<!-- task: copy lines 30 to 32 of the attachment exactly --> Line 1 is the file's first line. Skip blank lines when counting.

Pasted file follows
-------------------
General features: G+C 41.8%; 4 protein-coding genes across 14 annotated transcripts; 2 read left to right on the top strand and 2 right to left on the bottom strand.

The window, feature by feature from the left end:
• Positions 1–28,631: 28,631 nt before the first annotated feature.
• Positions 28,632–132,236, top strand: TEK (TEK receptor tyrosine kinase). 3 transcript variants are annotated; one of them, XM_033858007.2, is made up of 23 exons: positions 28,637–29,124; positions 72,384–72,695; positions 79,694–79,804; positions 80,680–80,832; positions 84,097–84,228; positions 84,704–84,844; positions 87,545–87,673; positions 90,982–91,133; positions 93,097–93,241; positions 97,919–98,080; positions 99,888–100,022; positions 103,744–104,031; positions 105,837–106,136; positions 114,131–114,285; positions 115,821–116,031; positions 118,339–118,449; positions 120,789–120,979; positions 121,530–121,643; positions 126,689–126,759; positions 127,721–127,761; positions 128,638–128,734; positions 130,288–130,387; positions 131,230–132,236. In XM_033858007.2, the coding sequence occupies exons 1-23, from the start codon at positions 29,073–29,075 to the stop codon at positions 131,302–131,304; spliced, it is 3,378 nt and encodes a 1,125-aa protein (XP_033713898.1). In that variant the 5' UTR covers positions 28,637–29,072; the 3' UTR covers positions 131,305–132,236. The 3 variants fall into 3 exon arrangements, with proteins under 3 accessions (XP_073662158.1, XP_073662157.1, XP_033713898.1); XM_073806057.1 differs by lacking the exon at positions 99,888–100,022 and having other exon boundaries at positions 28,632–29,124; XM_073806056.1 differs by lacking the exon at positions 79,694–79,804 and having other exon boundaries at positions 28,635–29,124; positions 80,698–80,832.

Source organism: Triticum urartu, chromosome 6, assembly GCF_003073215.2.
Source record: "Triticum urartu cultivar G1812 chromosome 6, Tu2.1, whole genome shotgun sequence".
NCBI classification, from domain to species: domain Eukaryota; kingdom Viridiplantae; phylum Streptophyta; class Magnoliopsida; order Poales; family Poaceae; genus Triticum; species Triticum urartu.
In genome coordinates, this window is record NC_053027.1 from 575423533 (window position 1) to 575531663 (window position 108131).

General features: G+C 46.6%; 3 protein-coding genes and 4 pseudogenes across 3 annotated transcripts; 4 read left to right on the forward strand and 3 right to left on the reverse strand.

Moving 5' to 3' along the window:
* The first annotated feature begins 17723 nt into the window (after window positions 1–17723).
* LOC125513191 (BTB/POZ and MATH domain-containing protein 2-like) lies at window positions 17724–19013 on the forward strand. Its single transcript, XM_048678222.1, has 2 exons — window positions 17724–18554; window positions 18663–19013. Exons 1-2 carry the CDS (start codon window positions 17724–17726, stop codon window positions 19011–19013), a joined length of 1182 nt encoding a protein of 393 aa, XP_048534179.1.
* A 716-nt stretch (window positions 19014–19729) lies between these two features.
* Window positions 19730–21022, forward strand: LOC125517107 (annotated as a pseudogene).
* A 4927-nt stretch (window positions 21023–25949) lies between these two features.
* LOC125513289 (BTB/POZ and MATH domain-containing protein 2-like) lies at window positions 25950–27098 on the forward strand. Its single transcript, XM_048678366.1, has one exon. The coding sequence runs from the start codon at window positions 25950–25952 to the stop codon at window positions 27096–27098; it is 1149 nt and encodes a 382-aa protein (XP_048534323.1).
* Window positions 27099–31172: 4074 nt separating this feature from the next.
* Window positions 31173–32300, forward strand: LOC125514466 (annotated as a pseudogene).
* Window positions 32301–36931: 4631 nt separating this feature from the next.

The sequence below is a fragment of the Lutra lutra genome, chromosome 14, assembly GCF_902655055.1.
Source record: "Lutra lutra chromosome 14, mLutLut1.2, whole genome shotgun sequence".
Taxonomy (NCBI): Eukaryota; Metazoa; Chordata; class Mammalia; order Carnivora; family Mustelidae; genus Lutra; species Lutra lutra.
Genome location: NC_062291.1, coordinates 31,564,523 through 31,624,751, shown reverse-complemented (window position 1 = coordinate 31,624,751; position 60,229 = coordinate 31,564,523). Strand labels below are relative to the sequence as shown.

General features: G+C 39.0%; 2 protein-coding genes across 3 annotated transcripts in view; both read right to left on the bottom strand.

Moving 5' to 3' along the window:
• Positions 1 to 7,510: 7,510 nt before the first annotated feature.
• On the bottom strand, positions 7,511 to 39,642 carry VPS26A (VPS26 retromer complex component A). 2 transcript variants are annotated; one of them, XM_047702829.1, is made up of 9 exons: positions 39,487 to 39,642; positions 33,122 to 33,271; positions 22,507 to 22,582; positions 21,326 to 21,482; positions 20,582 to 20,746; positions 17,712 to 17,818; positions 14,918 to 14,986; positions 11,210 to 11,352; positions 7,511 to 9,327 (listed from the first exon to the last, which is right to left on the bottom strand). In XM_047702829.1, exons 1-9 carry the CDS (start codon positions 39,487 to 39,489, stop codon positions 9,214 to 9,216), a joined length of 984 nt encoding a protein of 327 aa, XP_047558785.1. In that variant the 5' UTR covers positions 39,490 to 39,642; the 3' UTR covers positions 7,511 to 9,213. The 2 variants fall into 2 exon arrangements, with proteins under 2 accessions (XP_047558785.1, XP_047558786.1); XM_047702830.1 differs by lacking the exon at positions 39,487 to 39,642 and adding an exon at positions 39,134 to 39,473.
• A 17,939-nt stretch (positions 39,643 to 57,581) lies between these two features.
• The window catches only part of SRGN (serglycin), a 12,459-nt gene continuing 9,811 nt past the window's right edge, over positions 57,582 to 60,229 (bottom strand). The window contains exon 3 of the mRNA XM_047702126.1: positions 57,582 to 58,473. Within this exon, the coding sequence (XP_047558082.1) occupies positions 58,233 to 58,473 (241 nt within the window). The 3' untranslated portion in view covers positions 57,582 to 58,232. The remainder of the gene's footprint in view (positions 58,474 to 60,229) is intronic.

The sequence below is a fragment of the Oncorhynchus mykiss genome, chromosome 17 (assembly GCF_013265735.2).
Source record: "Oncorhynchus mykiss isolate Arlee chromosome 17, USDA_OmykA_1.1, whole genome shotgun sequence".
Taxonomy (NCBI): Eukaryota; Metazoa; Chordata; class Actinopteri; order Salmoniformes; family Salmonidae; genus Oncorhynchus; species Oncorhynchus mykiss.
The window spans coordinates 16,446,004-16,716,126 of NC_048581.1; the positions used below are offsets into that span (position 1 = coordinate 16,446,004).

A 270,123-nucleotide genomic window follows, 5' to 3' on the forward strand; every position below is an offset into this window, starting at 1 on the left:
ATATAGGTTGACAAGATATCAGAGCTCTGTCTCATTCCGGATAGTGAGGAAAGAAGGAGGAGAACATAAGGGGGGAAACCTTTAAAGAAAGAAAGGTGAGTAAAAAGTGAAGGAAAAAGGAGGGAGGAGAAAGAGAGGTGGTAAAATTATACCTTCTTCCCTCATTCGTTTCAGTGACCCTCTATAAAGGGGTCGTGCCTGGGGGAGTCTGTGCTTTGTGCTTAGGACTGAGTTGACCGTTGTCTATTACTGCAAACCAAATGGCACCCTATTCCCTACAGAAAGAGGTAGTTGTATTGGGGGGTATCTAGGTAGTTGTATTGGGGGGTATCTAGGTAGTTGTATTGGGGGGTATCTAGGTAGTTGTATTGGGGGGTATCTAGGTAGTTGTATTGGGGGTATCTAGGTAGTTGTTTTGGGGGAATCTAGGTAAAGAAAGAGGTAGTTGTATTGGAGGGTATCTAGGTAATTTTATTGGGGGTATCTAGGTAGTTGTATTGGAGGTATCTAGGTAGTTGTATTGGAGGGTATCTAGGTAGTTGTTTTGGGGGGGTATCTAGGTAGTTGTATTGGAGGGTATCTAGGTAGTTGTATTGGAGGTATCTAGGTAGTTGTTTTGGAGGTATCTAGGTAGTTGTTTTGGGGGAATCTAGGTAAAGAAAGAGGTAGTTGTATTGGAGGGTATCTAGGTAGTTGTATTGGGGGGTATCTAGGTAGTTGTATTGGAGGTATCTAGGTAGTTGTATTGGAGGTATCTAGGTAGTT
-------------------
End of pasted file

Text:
The sequence below is a fragment of the Oncorhynchus mykiss genome, chromosome 17 (assembly GCF_013265735.2).
Source record: "Oncorhynchus mykiss isolate Arlee chromosome 17, USDA_OmykA_1.1, whole genome shotgun sequence".
Taxonomy (NCBI): Eukaryota; Metazoa; Chordata; class Actinopteri; order Salmoniformes; family Salmonidae; genus Oncorhynchus; species Oncorhynchus mykiss.